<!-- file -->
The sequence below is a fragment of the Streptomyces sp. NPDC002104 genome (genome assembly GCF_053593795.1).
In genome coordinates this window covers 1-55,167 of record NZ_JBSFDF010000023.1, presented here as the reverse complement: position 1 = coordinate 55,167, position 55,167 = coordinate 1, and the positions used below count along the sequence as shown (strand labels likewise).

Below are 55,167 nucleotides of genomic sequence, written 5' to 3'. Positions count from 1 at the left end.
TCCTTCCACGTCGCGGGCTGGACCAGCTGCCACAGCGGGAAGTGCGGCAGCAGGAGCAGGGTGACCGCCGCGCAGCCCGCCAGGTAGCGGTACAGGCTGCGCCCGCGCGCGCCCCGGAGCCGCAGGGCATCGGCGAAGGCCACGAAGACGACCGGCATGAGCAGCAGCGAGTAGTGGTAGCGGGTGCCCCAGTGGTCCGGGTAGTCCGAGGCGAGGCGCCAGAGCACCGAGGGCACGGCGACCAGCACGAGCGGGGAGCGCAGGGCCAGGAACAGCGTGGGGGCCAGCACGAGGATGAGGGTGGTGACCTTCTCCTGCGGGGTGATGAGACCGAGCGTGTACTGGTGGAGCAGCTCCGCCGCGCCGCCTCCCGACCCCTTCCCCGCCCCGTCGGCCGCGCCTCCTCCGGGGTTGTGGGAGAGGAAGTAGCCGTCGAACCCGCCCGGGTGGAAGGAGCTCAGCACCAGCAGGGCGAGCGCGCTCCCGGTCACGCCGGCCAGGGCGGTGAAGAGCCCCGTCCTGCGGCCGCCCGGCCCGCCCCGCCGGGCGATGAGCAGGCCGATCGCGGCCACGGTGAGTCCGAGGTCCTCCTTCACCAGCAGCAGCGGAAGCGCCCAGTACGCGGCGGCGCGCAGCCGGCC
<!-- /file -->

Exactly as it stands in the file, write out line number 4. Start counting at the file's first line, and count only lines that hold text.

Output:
TCCTTCCACGTCGCGGGCTGGACCAGCTGCCACAGCGGGAAGTGCGGCAGCAGGAGCAGGGTGACCGCCGCGCAGCCCGCCAGGTAGCGGTACAGGCTGCGCCCGCGCGCGCCCCGGAGCCGCAGGGCATCGGCGAAGGCCACGAAGACGACCGGCATGAGCAGCAGCGAGTAGTGGTAGCGGGTGCCCCAGTGGTCCGGGTAGTCCGAGGCGAGGCGCCAGAGCACCGAGGGCACGGCGACCAGCACGAGCGGGGAGCGCAGGGCCAGGAACAGCGTGGGGGCCAGCACGAGGATGAGGGTGGTGACCTTCTCCTGCGGGGTGATGAGACCGAGCGTGTACTGGTGGAGCAGCTCCGCCGCGCCGCCTCCCGACCCCTTCCCCGCCCCGTCGGCCGCGCCTCCTCCGGGGTTGTGGGAGAGGAAGTAGCCGTCGAACCCGCCCGGGTGGAAGGAGCTCAGCACCAGCAGGGCGAGCGCGCTCCCGGTCACGCCGGCCAGGGCGGTGAAGAGCCCCGTCCTGCGGCCGCCCGGCCCGCCCCGCCGGGCGATGAGCAGGCCGATCGCGGCCACGGTGAGTCCGAGGTCCTCCTTCACCAGCAGCAGCGGAAGCGCCCAGTACGCGGCGGCGCGCAGCCGGCC